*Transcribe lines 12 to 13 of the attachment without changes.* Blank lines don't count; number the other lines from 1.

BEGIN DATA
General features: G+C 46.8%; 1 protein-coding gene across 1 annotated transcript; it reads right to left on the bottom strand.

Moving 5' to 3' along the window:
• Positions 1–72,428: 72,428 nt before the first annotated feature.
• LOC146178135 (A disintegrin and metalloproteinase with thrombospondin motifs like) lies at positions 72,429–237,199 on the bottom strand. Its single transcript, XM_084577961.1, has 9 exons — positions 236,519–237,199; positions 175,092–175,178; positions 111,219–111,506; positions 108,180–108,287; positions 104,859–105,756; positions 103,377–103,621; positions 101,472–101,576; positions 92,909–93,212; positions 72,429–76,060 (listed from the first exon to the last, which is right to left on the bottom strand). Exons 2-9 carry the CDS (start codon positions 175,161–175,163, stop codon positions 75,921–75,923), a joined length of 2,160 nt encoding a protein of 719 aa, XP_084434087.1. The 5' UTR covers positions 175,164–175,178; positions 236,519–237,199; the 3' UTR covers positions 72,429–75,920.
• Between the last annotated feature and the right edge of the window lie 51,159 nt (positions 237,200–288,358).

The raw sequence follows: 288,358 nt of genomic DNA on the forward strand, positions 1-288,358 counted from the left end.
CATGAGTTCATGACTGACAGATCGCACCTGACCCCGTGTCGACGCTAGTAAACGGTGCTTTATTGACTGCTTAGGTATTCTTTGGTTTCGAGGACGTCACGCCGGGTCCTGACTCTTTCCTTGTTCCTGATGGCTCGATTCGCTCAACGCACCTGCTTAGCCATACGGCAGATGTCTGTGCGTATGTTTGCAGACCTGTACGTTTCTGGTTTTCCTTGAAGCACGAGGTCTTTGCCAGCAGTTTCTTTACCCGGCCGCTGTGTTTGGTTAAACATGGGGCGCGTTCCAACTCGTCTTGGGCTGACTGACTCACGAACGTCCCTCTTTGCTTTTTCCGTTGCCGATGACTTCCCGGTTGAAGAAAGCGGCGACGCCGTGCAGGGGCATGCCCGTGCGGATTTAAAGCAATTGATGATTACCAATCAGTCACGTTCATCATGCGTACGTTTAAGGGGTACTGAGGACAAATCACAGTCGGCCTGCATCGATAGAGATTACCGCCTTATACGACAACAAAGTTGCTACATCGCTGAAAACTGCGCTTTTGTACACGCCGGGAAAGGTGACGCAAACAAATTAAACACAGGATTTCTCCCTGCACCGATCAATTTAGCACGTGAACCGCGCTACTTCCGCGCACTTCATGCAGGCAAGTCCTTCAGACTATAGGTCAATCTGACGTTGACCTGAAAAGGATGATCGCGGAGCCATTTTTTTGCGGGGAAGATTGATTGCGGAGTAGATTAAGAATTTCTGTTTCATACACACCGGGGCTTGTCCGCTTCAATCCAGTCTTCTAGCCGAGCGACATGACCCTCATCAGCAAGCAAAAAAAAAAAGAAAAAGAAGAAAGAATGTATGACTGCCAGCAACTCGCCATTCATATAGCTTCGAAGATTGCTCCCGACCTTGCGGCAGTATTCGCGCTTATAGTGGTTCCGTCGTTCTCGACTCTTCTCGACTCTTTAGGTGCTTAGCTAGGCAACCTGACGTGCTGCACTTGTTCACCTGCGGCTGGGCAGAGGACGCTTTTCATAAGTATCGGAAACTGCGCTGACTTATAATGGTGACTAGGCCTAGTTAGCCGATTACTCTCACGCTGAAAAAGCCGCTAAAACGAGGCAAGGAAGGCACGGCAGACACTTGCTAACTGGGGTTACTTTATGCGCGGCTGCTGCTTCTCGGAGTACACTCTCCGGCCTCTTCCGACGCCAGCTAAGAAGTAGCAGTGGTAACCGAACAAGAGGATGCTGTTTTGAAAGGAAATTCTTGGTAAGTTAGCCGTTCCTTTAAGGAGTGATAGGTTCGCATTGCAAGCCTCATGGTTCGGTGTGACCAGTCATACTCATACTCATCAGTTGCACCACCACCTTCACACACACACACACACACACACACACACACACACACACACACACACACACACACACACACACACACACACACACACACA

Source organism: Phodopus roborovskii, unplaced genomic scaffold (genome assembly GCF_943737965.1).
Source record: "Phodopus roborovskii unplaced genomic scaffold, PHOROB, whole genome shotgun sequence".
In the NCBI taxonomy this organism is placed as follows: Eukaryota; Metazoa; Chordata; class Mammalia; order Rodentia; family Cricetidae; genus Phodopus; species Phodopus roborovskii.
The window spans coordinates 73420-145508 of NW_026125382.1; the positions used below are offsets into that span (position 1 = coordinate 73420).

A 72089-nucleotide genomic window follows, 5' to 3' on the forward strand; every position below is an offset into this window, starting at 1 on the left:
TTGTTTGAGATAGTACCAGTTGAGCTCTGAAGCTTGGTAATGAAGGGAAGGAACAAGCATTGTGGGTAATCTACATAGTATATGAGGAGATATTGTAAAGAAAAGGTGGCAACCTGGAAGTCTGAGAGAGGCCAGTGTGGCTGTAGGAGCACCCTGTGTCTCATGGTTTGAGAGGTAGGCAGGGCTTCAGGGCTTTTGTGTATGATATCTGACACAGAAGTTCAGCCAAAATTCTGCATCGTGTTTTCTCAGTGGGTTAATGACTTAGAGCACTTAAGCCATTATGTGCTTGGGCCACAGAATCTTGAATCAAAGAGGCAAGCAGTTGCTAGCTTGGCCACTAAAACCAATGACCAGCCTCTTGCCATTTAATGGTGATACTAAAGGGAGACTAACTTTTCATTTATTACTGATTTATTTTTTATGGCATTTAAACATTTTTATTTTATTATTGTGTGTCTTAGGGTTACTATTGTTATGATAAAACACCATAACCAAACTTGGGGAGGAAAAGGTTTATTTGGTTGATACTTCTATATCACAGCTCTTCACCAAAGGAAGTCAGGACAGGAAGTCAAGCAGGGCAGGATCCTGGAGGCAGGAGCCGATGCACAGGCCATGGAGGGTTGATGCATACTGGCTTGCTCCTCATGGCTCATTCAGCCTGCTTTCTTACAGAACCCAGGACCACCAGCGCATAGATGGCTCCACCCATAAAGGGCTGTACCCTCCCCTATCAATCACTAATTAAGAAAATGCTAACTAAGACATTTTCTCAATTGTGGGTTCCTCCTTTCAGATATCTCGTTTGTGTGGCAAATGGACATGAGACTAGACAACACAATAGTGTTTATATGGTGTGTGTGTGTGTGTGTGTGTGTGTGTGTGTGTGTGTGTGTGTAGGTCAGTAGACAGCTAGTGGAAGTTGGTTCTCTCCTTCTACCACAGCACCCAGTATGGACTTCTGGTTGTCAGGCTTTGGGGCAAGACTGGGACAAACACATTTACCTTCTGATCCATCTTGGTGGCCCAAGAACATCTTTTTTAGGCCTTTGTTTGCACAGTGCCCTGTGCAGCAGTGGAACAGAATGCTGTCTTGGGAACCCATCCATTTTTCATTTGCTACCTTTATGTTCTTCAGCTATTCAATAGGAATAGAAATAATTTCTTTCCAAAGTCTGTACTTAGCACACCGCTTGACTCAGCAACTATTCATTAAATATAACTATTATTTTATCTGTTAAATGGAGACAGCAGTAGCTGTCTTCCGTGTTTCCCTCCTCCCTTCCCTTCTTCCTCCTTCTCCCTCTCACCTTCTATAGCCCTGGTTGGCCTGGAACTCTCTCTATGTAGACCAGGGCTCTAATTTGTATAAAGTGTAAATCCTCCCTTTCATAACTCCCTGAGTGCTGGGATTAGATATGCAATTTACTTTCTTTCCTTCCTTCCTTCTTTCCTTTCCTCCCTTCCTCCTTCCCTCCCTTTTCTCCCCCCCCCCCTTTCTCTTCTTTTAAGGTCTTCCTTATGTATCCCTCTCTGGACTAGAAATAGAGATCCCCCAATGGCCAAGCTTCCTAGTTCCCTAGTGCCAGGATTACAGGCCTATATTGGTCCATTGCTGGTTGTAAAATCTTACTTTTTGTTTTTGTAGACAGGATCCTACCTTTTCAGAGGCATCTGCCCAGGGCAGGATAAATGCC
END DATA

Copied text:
A 72089-nucleotide genomic window follows, 5' to 3' on the forward strand; every position below is an offset into this window, starting at 1 on the left:
TTGTTTGAGATAGTACCAGTTGAGCTCTGAAGCTTGGTAATGAAGGGAAGGAACAAGCATTGTGGGTAATCTACATAGTATATGAGGAGATATTGTAAAGAAAAGGTGGCAACCTGGAAGTCTGAGAGAGGCCAGTGTGGCTGTAGGAGCACCCTGTGTCTCATGGTTTGAGAGGTAGGCAGGGCTTCAGGGCTTTTGTGTATGATATCTGACACAGAAGTTCAGCCAAAATTCTGCATCGTGTTTTCTCAGTGGGTTAATGACTTAGAGCACTTAAGCCATTATGTGCTTGGGCCACAGAATCTTGAATCAAAGAGGCAAGCAGTTGCTAGCTTGGCCACTAAAACCAATGACCAGCCTCTTGCCATTTAATGGTGATACTAAAGGGAGACTAACTTTTCATTTATTACTGATTTATTTTTTATGGCATTTAAACATTTTTATTTTATTATTGTGTGTCTTAGGGTTACTATTGTTATGATAAAACACCATAACCAAACTTGGGGAGGAAAAGGTTTATTTGGTTGATACTTCTATATCACAGCTCTTCACCAAAGGAAGTCAGGACAGGAAGTCAAGCAGGGCAGGATCCTGGAGGCAGGAGCCGATGCACAGGCCATGGAGGGTTGATGCATACTGGCTTGCTCCTCATGGCTCATTCAGCCTGCTTTCTTACAGAACCCAGGACCACCAGCGCATAGATGGCTCCACCCATAAAGGGCTGTACCCTCCCCTATCAATCACTAATTAAGAAAATGCTAACTAAGACATTTTCTCAATTGTGGGTTCCTCCTTTCAGATATCTCGTTTGTGTGGCAAATGGACATGAGACTAGACAACACAATAGTGTTTATATGGTGTGTGTGTGTGTGTGTGTGTGTGTGTGTGTGTGTGTGTGTGTAGGTCAGTAGACAGCTAGTGGAAGTTGGTTCTCTCCTTCTACCACAGCACCCAGTATGGACTTCTGGTTGTCAGGCTTTGGGGCAAGACTGGGACAAACACATTTACCTTCTGATCCATCTTGGTGGCCCAAGAACATCTTTTTTAGGCCTTTGTTTGCACAGTGCCCTGTGCAGCAGTGGAACAGAATGCTGTCTTGGGAACCCATCCATTTTTCATTTGCTACCTTTATGTTCTTCAGCTATTCAATAGGAATAGAAATAATTTCTTTCCAAAGTCTGTACTTAGCACACCGCTTGACTCAGCAACTATTCATTAAATATAACTATTATTTTATCTGTTAAATGGAGACAGCAGTAGCTGTCTTCCGTGTTTCCCTCCTCCCTTCCCTTCTTCCTCCTTCTCCCTCTCACCTTCTATAGCCCTGGTTGGCCTGGAACTCTCTCTATGTAGACCAGGGCTCTAATTTGTATAAAGTGTAAATCCTCCCTTTCATAACTCCCTGAGTGCTGGGATTAGATATGCAATTTACTTTCTTTCCTTCCTTCCTTCTTTCCTTTCCTCCCTTCCTCCTTCCCTCCCTTTTCTCCCCCCCCCCCTTTCTCTTCTTTTAAGGTCTTCCTTATGTATCCCTCTCTGGACTAGAAATAGAGATCCCCCAATGGCCAAGCTTCCTAGTTCCCTAGTGCCAGGATTACAGGCCTATATTGGTCCATTGCTGGTTGTAAAATCTTACTTTTTGTTTTTGTAGACAGGATCCTACCTTTTCAGAGGCATCTGCCCAGGGCAGGATAAATGCC